“Creativity,” says Ken Robinson, “is as important in education as literacy, and we should treat it with the same status.”
SIMPLE NATURE ART – Painting Pinceones with Marghanita
Head outdoors and hunt for pinecones…
Pinecones come in all shapes and sizes and can be found anywhere where pine trees are present.
Spiky and smooth. Have you ever looked closely at the way a pinecone has been put together?
We use both in our nature art classes but for really small hands the smooth cones are easier to paint and will not spike little fingers.
For toddlers using their fingers to paint the cones can be a really wonderful sensory experience. Pour paint into a recycled tray or straight onto the childs hands.
Why not try painting with the cone. Dip the cone into the paint and use the cone like a stamp.
Older children can handle the larger spiky cones better, managing to avoid the prickly tips.
Once painted hang up to dry. We hang our cones on the large fairy houses dotted around the garden.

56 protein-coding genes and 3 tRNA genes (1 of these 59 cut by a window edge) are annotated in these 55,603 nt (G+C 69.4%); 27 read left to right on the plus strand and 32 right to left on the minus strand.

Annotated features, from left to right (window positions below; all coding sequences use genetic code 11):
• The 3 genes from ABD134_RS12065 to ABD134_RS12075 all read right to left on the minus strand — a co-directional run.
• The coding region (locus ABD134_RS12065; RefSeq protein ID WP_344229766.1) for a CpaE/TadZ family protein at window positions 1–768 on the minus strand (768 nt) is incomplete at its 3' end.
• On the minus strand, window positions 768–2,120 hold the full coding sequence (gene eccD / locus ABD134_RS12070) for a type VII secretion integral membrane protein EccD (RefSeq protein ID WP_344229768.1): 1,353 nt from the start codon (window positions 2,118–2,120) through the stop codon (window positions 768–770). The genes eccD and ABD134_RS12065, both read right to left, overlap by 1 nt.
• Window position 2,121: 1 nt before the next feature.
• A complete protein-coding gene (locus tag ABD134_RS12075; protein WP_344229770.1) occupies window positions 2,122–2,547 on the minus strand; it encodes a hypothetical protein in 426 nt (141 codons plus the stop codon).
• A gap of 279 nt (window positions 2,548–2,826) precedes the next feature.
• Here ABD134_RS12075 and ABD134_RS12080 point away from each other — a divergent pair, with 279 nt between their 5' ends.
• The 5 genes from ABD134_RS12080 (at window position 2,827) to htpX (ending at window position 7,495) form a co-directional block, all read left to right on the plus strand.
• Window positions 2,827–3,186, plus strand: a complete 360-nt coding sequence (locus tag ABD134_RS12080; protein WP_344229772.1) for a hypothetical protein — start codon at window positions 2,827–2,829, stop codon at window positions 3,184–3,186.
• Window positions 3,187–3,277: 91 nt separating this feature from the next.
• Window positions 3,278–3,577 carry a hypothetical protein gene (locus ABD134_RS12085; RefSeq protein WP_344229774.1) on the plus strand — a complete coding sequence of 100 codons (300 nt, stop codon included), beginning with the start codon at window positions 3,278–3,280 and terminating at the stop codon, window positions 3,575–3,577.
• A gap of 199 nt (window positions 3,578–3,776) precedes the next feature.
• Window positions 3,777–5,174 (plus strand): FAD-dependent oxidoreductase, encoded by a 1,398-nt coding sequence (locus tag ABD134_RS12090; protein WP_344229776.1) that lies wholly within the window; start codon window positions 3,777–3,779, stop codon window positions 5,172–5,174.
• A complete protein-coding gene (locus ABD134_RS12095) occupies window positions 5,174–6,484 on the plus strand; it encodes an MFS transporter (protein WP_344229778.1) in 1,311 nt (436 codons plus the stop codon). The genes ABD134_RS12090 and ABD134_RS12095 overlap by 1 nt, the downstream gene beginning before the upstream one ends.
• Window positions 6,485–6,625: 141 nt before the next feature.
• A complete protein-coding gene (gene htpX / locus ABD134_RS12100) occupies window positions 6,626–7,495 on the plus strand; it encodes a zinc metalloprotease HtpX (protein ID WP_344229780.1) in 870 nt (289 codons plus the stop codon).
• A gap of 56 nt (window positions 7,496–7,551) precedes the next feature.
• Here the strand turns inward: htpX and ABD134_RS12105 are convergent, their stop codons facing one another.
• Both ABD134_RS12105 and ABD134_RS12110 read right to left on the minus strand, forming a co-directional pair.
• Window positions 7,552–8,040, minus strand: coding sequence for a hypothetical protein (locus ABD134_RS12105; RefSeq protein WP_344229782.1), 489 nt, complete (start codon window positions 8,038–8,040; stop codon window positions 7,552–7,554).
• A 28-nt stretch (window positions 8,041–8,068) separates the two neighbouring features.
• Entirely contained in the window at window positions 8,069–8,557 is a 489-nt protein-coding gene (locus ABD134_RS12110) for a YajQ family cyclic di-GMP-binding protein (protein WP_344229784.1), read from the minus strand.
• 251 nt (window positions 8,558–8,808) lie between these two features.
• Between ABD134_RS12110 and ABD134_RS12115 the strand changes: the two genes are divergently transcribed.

Happy Pinecone Painting.
Creativity flourishes in a natural environment.
I am a huge fan of Ken Robinson and would recommend everyone to read his fascinating books ” Out Of Our Minds” learning to be creative (New Edition) and “The Element”. Both books address the importance of creativity and offer an approach to understanding creativity in education and in business.
Sir Ken Robinson: Bring on the learning revolution! Watch the video…
“The Element” Ken Robinson Watch the video…
Tap into your child’s creative intelligence…take them out in nature and let their imaginations run wild.
“Every day should be filled with art and laughter.” – Marghanita Hughes